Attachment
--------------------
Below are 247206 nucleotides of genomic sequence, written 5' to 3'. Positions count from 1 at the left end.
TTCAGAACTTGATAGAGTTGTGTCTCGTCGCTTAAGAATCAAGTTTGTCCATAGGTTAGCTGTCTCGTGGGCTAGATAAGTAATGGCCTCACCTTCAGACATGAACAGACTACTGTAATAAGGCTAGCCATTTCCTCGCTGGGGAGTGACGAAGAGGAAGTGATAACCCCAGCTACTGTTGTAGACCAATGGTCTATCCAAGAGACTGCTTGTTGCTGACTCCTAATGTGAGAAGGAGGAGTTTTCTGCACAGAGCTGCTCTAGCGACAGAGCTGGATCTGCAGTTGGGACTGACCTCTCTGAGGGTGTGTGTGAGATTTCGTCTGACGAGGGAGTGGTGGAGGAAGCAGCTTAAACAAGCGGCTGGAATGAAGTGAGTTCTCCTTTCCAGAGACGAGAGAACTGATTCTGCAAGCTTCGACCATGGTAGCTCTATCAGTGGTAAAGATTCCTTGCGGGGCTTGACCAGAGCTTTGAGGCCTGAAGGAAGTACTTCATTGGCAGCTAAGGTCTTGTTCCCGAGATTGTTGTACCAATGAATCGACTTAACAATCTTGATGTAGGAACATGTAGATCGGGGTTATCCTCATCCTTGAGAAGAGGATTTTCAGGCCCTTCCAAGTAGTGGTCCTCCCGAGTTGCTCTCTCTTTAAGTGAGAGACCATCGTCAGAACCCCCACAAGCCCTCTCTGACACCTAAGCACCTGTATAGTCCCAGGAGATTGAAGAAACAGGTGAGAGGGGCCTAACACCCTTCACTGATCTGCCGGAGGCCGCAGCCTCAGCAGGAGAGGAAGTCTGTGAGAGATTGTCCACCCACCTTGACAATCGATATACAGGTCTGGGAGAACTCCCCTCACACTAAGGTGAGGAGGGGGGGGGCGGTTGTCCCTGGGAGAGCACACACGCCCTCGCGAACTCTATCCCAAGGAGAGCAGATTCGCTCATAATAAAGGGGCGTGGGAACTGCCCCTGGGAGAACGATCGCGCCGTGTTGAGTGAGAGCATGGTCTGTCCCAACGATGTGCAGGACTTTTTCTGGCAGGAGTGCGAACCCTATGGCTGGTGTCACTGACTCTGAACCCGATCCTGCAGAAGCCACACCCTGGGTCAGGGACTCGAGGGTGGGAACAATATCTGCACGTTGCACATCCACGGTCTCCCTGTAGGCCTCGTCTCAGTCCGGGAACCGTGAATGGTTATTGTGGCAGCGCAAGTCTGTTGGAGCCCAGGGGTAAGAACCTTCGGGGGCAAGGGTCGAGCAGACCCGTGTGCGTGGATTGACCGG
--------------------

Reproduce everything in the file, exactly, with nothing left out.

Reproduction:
Below are 247206 nucleotides of genomic sequence, written 5' to 3'. Positions count from 1 at the left end.
TTCAGAACTTGATAGAGTTGTGTCTCGTCGCTTAAGAATCAAGTTTGTCCATAGGTTAGCTGTCTCGTGGGCTAGATAAGTAATGGCCTCACCTTCAGACATGAACAGACTACTGTAATAAGGCTAGCCATTTCCTCGCTGGGGAGTGACGAAGAGGAAGTGATAACCCCAGCTACTGTTGTAGACCAATGGTCTATCCAAGAGACTGCTTGTTGCTGACTCCTAATGTGAGAAGGAGGAGTTTTCTGCACAGAGCTGCTCTAGCGACAGAGCTGGATCTGCAGTTGGGACTGACCTCTCTGAGGGTGTGTGTGAGATTTCGTCTGACGAGGGAGTGGTGGAGGAAGCAGCTTAAACAAGCGGCTGGAATGAAGTGAGTTCTCCTTTCCAGAGACGAGAGAACTGATTCTGCAAGCTTCGACCATGGTAGCTCTATCAGTGGTAAAGATTCCTTGCGGGGCTTGACCAGAGCTTTGAGGCCTGAAGGAAGTACTTCATTGGCAGCTAAGGTCTTGTTCCCGAGATTGTTGTACCAATGAATCGACTTAACAATCTTGATGTAGGAACATGTAGATCGGGGTTATCCTCATCCTTGAGAAGAGGATTTTCAGGCCCTTCCAAGTAGTGGTCCTCCCGAGTTGCTCTCTCTTTAAGTGAGAGACCATCGTCAGAACCCCCACAAGCCCTCTCTGACACCTAAGCACCTGTATAGTCCCAGGAGATTGAAGAAACAGGTGAGAGGGGCCTAACACCCTTCACTGATCTGCCGGAGGCCGCAGCCTCAGCAGGAGAGGAAGTCTGTGAGAGATTGTCCACCCACCTTGACAATCGATATACAGGTCTGGGAGAACTCCCCTCACACTAAGGTGAGGAGGGGGGGGGCGGTTGTCCCTGGGAGAGCACACACGCCCTCGCGAACTCTATCCCAAGGAGAGCAGATTCGCTCATAATAAAGGGGCGTGGGAACTGCCCCTGGGAGAACGATCGCGCCGTGTTGAGTGAGAGCATGGTCTGTCCCAACGATGTGCAGGACTTTTTCTGGCAGGAGTGCGAACCCTATGGCTGGTGTCACTGACTCTGAACCCGATCCTGCAGAAGCCACACCCTGGGTCAGGGACTCGAGGGTGGGAACAATATCTGCACGTTGCACATCCACGGTCTCCCTGTAGGCCTCGTCTCAGTCCGGGAACCGTGAATGGTTATTGTGGCAGCGCAAGTCTGTTGGAGCCCAGGGGTAAGAACCTTCGGGGGCAAGGGTCGAGCAGACCCGTGTGCGTGGATTGACCGG